SM: Tell me a little about hooking up with Dan [Auerbach]. He’s going to produce your second record?
    HEK: Yes. And I actually met him in a bar in Paris. It was through a mutual friend. I was DJing an after-hours kind of thing after one of my shows, he happened to be there, and he knew some people who I knew. We just started talking and became friends through talking about music. And that turned into talking about me coming out to the studio to do some recording. That led into talking about working together.
    SM: He seems like a great person to have on the team.
    HEK: Definitely. He and I hit it off because we’re into the same kind of music. Our reference points are all kind of in the same realm. Along with that, I think he really understands what I’m going for. I make music for myself, and that’s all good and fine, but I want as many people as possible to hear it.
    SM: How did you end up working with the folks from Stones Throw?
    HEK: Well, I’m on the Innovative Leisure label, and the partners I’m working with used to work at Stones Throw as well. But that was a total random thing, too. One of the shops I was working for when I was a designer had their offices next door. And a friend of mine came to me one day and told me that he had been telling someone at Stones Throw about my music, he was there, and that I should give him a CD. And that just wasn’t my style. It was cool, but I didn’t want to just give him a CD. Those guys hear demos all the time. But I went out of the office, he was still there, and I realized I knew the guy. I had met him through another friend. So we just started talking, and at that point, I thought I might as well give him a disc. So I did. And I didn’t hear back from him for awhile. Later, he hit me up out of the blue, told me he realized he never got back to me, said he liked what I was doing and asked me if I was interested in doing a record. And that’s how it happened. But since then, I’ve become a partner in the label and am the art director for it. And the guy who signed me is now my manager.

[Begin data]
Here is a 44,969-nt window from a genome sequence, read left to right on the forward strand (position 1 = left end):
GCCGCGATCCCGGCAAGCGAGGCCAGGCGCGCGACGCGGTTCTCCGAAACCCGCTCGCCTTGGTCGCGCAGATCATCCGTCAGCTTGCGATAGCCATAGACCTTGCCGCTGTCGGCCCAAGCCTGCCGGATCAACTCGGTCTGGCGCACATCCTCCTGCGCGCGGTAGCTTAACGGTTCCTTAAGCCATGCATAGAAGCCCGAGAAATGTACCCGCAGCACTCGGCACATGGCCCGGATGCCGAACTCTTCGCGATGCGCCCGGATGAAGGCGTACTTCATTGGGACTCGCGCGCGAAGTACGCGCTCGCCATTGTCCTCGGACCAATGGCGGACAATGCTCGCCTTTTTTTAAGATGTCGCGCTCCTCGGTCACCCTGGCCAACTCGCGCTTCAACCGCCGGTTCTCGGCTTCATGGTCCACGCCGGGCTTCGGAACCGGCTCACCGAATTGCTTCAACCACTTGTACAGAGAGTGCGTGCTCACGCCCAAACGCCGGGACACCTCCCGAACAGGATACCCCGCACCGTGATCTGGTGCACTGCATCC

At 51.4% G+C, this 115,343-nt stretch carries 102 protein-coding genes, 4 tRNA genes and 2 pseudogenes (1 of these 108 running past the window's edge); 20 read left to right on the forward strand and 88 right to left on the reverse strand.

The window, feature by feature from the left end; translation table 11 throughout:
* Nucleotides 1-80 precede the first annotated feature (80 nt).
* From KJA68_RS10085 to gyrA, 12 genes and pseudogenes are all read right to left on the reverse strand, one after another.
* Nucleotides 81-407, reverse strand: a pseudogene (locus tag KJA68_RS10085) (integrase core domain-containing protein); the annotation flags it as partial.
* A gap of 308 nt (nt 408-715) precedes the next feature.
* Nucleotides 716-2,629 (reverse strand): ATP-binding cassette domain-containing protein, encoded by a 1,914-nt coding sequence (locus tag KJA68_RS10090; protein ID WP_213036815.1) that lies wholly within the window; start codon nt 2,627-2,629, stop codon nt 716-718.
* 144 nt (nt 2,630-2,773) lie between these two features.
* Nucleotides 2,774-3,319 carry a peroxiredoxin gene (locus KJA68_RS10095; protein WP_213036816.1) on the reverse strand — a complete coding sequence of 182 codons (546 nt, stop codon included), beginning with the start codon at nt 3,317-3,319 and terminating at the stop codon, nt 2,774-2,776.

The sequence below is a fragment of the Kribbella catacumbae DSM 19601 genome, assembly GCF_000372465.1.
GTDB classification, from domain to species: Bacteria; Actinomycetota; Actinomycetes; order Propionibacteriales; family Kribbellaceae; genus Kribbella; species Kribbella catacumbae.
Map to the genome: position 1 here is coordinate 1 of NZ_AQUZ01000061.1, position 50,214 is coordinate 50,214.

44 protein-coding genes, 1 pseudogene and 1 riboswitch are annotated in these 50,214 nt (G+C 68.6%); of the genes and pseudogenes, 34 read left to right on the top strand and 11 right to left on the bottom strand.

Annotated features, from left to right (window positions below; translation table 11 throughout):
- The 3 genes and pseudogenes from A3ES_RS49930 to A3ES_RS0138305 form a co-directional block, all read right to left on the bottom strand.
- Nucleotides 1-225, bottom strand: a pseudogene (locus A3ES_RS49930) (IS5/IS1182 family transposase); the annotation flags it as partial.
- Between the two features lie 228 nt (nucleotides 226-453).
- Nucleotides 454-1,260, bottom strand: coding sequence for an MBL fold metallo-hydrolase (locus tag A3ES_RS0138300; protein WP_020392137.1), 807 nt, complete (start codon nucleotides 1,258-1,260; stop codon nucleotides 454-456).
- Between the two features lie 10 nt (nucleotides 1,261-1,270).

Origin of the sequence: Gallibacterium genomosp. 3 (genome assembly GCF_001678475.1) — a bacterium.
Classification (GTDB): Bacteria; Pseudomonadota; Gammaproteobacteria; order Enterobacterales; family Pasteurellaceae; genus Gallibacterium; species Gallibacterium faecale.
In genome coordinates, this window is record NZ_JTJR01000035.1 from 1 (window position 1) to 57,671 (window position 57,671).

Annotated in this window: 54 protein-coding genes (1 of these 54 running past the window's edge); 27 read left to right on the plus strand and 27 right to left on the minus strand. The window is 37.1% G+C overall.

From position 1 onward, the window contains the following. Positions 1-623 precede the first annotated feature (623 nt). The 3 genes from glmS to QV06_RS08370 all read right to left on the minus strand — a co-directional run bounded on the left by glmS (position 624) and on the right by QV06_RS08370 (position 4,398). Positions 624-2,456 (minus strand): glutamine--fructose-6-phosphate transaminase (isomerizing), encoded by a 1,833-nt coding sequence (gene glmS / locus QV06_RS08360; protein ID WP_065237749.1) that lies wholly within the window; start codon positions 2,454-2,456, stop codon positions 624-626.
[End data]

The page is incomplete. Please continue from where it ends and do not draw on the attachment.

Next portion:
SM: The universe was trying to tell you something.
    HEK: Yeah, it’s weird. I was working full time, and then Florence hit me up about touring. I didn’t know if it was something I could do, but it was one of those moments where you have to be, "Oh, f--- it. Let me just try this."
    SM: I read you’re also working with Aesop Rock. Seems like it’s all coming together.
    HEK: We were friends for a long time and never talked music. We mostly got coffee and stuff. But then he heard “You Rascal You” and told me he wanted to rap on it. So I traded him a sample for a remix. And we also worked on some other things together as well.
    SM: New music on the horizon?
    HEK: I’m still in writing mode. We’re just on the road so much lately, it’s kind of hard to get anything down. But I have some things I’ve been working on and I plan on getting back to it when we get home. I’d like to head into the studio pretty soon.


    Blogger Scott McDonald covers music in San Diego for a few different publications and is the editor of Eight24.com